B. Principle 2: Systemic supervision must be under the purview of the central bank

The role of the central bank is the major issue at stake in this organizational structure, in particular, whether supervision should be a responsibility of the central bank. With or without direct supervisory responsibilities, a central bank has a responsibility for financial stability, because of its lender-of-last-resort role.

The debate about the supervisory responsibilities ofcentral banks is linked to the discussion of the goals and history of central banks. The Federal Reserve System was set up in 1913 ‘to establish a more effective supervision of banking’,35 following the banking crises of the 19th and 20th centuries. The Fed conceives of its monetary policy as having been largely grafted onto its supervisory functions, and regards its supervisory and regulatory functions as a prerequisite and complement to its monetary policy responsibilities. These origins, as well as the experience regulatory goals because of lower ‘frictions’ in deciding and implementing resolutions, see Briault, above n 23, and see Llewellyn, above n 23, and Larry D. Wall and Robert A. Eisenbeis, ‘Financial Regulatory Structure and the Resolution of Conflicting Goals’, 16(2) Journal of Financial Services Research 223 (1999), accountability (a single regulator will be more transparent and accountable than multiple regulators, and may find it more difficult to ‘pass the buck’ if it makes a mistake), see Briault, above n 23, see Llewellyn, above n 23, and see Abrams and Taylor, above n 23 and transparency (a system with a single regulator is simpler for financial institutions and consumers to understand, see Llewellyn, above n 23); while worrying that a single regulator may have excessive power (Michael Taylor, ‘Twin Peaks: a Regulatory Structure for the New Century’, Centre for Financial Innovation, London, 1995, EdwardJ. Kane ‘De Jure Interstate Banking: Why Only Now?’, 28(2) Journal ofMoney, Credit and Banking 141 (1996); see Briault, above n 23, and see Llewellyn, above n 23).

  • 33 James R. Barth etal., ‘An International Comparison and Assessment of the Structure of Bank Supervision’, Working Paper, February 2002, (visited 10 May 2010).
  • 34 Our recommendations in this regard have found support in recent proposals of the Economic and Monetary Affairs Committee of the European Parliament, suggesting that the EBA, the EIOPA and the ESMA, working together through an improved joint coordinating committee, should all be located in Frankfurt so as to achieve much closer collaboration among them. See Press Release of the Economic and Monetary Affairs Committee, ‘MEPs Vote to Beef up Financial Supervisory Package’, (visited 10 May2010).
  • 35 See Introduction to the Federal Reserve Act of 23 December 1913.

of the Great Depression, help explain the decisiveness and extensiveness with which the Fed has reacted to the financial crisis from the summer of 2007 to date.

The more recent emphasis on stable money as the primary objective ofmonetary policy—the driving force of central bank independence in many countries around the world in the 1980s and 1990s—was often accompanied in some countries (such as the UK and Australia) by a move away from supervisory functions. While there are important grounds for the creation of a separate agency, we believe that the reasons for combining both functions are more important.

First, and most importantly, the lender-of-last-resort function can only be undertaken by a central bank. The involvement of central banks in financial stability originates in their role as monopolist suppliers of fiat money and in their role as bankers’ banks.[1] Only the ultimate supplier of money can provide the necessary stabilizing function in a nationwide scramble for liquidity, as the financial crisis has amply evidenced, with conventional and non-conventional monetary policy operations (quantitative easing and others). This is a clear lesson of the crisis in the UK, where the problems of Northern Rock caught the Bank of England by surprise: having timely information is particularly crucial during financial crises and the best way to ensure access is to have daily supervision by the central bank, as the literature has noted.[2]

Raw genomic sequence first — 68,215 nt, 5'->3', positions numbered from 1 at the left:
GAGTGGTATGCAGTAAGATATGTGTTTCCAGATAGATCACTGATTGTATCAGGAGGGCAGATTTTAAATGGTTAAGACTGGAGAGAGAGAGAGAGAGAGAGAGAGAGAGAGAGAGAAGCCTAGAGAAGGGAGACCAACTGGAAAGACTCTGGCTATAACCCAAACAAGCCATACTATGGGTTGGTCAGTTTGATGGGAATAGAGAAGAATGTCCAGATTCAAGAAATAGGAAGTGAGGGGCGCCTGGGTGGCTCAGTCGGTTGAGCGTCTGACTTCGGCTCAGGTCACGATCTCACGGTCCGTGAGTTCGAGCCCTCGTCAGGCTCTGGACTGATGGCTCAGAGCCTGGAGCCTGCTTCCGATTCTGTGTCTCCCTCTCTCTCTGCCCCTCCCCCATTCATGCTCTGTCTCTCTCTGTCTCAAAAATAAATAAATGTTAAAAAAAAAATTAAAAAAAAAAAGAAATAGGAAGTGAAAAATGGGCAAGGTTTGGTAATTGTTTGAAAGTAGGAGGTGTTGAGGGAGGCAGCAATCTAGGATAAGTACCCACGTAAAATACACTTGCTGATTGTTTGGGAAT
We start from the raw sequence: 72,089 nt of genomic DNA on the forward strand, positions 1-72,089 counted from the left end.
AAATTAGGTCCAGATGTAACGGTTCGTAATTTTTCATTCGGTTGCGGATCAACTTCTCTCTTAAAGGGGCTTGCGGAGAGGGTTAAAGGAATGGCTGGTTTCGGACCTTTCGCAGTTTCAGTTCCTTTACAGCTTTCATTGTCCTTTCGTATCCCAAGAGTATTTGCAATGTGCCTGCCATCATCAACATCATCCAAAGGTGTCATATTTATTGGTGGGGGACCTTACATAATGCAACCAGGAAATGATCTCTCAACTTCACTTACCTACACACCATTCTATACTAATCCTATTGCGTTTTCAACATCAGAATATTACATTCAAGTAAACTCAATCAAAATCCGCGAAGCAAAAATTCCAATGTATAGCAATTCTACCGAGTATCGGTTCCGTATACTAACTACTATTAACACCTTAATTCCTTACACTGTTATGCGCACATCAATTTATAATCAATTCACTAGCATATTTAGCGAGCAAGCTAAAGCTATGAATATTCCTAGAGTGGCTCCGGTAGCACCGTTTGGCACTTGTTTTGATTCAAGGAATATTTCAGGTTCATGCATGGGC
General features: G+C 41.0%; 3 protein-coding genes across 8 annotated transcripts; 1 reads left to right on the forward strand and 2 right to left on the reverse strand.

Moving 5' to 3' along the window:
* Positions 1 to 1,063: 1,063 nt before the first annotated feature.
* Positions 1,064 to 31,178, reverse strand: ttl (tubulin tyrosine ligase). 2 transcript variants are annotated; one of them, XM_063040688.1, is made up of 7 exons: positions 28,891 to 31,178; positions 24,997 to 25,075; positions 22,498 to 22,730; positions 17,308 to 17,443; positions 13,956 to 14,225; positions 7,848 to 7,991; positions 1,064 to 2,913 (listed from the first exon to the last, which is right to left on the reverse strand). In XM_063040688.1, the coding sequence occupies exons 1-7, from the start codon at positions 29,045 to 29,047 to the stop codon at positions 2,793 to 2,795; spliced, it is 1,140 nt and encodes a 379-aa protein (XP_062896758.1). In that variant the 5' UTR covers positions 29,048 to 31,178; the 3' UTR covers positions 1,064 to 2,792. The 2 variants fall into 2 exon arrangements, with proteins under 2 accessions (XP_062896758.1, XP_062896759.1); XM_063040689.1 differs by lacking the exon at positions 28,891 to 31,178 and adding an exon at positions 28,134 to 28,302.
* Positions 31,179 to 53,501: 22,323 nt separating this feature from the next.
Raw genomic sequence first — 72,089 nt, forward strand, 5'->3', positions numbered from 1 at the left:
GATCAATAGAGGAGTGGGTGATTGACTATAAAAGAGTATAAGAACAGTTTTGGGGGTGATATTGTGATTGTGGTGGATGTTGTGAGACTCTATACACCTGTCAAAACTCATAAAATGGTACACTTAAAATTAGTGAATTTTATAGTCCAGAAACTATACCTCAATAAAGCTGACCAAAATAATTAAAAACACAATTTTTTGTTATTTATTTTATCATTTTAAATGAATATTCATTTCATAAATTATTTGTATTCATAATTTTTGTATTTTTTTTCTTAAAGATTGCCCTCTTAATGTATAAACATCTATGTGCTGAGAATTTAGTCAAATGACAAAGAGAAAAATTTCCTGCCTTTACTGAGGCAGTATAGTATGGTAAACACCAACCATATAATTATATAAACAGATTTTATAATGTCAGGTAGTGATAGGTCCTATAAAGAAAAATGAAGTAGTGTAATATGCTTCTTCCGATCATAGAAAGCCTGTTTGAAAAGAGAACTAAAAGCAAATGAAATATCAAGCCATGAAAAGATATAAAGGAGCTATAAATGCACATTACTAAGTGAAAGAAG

Second, we have learned in this crisis that monetary policy not only affects inflation rates, but the price (and thus the amount) of risk-taking. An excessively accommodating Fed convinced actors that they would be saved from their folly (the famous ‘Greenspan put’) and led to excessive risk-taking. Thus, those in charge of monetary policy need to know the amount of risk and instability in the system. Moreover, the absence of stable prices harms the stability of the financial system, while financial fragility, in turn, negatively affects monetary stability.

Third, the prestige and independence of central banks enhances their ability to enforce actions,[3] as well as to recruit and retain the best staff.

Of course, extracting synergies never comes without organizational costs. One key problem with combining tasks has to do with the difficulty in providing adequate incentives and measurement on the stability task. The measurement of the success of a bank on its central banking functions is pretty straightforward. There is one goal, price stability, one instrument, monetary policy. There are also a relatively small number of people (the governor/chairman and the members of the executive board/monetary policy committee)[4] in charge of that task. In contrast, regulation and supervision try to achieve multiple goals (financial stability, protection ofinvestors and consumers, conduct ofbusiness and others), with a wide range of instruments: licensing requirements, macro- and micro-prudential supervision, financial stability reviews, lender-of-last-resort operations and other crisis-management procedures, and there are multiple agencies involved: the central bank, the ministry of finance or treasury, the supervisory agency or agencies. Moreover, supervision typically relies on a large number of staff to perform examinations and other tasks.